The origin of the Parasuchia

Parasuchians (phytosaurs) are those very croc-like Triassic swamp giants with a nostril rising on a bony volcano almost between their eyes (Fig. 1).

A selection of phytosaurs (parasuchians).

Figure 1. A selection of phytosaurs (parasuchians).

Parasuchians all have a similar appearance. 
The question is, where did they come from? Which taxa are their closest ancestors?

Nesbitt (2011) 
nested parasuchians between Euparkeria and Archosauria (Ornithodira (including pterosaurs) + pseudosuchia. Apparently it didn’t matter to Nesbitt’s study that his parasuchians didn’t resemble the most closely nested taxa.

Brusatte et al. (2010)
nested parasuchians between Proterochaampsidae and Aetosauria + the rest of the Pseudosuchia; or (when pterosaurs were removed) between Revueltosaurus and Aetosauria + the rest of the Pseudosuchia. In both cases the Avemetatarsalia (pterosaurs + dinosaurs and kin) were considered closely related. So again, not many taxa here display a gradual accumulation of parasuchian traits.

According to the large reptile tree
everything becomes much more clear and a gradual accumulation of parasuchian traits is clearly visible in ancestral taxa (Fig 2).

Figure 2. The origin of the Parasuchia (Phytosauria) with Diandongosuchus, Mesorhinosuchus and related taxa.

Figure 2. The origin of the Parasuchia (Phytosauria) with Diandongosuchus, Mesorhinosuchus and related taxa. This series demonstrates a gradual accumulation of parasuchian traits. It would be nice to find one with the nostrils midway on the snout.

Taxon inclusion is key to this understanding. Using specimens rather than suprageneric taxa is also important.

Brusatte SL , Benton MJ , Desojo JB and Langer MC 2010. The higher-level phylogeny of Archosauria (Tetrapoda: Diapsida), Journal of Systematic Palaeontology, 8:1, 3-47.
Nesbitt SJ 2011. The early evolution of archosaurs: relationships and the origin of major clades. Bulletin of the American Museum of Natural History 352: 292 pp.


5 thoughts on “The origin of the Parasuchia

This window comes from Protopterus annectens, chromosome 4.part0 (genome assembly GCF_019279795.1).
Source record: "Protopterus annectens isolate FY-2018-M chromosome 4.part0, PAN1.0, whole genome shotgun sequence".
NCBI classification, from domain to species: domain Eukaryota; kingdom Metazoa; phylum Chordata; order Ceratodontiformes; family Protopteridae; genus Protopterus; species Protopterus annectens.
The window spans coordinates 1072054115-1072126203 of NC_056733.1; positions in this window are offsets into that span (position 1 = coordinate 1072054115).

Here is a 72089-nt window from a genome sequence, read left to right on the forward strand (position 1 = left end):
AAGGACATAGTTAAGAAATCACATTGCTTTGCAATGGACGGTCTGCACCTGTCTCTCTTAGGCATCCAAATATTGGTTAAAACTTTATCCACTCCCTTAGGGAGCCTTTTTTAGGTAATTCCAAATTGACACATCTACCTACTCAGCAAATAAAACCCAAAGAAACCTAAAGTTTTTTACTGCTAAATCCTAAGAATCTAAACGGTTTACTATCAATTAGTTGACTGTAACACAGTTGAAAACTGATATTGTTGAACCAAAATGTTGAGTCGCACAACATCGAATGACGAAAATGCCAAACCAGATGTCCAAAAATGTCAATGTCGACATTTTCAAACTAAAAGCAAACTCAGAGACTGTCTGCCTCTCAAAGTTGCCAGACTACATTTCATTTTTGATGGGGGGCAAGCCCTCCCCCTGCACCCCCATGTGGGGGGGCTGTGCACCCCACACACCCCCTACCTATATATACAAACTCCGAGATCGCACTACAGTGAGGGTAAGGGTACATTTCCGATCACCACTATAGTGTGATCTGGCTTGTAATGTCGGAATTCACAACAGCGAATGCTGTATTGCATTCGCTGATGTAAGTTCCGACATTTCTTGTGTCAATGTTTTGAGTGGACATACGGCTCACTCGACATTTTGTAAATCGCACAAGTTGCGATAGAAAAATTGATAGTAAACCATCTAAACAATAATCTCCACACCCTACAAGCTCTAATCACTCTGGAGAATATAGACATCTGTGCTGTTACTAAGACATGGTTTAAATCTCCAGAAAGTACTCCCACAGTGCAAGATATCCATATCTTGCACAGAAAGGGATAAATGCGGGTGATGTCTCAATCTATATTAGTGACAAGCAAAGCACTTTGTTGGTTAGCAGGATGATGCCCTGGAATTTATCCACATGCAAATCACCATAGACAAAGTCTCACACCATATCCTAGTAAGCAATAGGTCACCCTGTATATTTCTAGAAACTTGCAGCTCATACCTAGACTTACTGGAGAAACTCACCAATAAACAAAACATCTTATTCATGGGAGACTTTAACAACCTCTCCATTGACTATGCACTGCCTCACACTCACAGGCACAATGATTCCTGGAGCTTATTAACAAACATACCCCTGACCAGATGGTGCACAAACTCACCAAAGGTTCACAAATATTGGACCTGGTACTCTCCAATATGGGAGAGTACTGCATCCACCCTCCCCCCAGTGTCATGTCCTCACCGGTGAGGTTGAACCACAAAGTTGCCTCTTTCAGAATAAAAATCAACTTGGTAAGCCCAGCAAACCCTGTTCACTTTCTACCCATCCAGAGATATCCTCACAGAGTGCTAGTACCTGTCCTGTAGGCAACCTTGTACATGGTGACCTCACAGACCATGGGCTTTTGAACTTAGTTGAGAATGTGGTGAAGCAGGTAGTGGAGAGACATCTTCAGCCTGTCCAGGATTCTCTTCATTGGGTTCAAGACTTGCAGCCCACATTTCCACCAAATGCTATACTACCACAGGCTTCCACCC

1. So you link phytosaurs to Proterosuchus? Interesting, I thought that there were numerous characteristics in contrast to this interpretation. The presence of osteoderms, the absence of intercentra, the loss of the ectepicondylar flange of the humerus, and the overall specialization of the ankle, braincase, etc. It seems like there is significant evidence that phytosaurs were significantly more active reptiles similar to something like Euparkeria rather than Proterosuchus.

    • Knowing that taxa often present convergent traits, I rely on the LRT and PAUP software to provide results. It is important to add that several taxa intervene between phytosaurs and Proterosuchus, but the latter is the deep ancestor of the former according to the LRT.

      • True, but the accuracy of the LRT depends on its character selection. If I were to make a phylogenetic analysis as broad as yours, I would include every well-defined character that has ever been published. Can you assure me that you included important features such as those I’ve listed above? Because if not, I worry that you may be going down the wrong path.

      • Set your worries aside. Character selection is the least important part of the LRT, as proven by how terrible the character selection is (according to many assessments). Another set of characters would result in the same tree given the same taxon inclusion list. It’s all about the taxon list. BTW, you are welcome to produce two taxa from the LRT that should not be sisters (or sister clades), so long as you re-nest one of them with another included taxon that you think would make a better sister. Confirm or refute. That’s what I do. That’s what scientists do.

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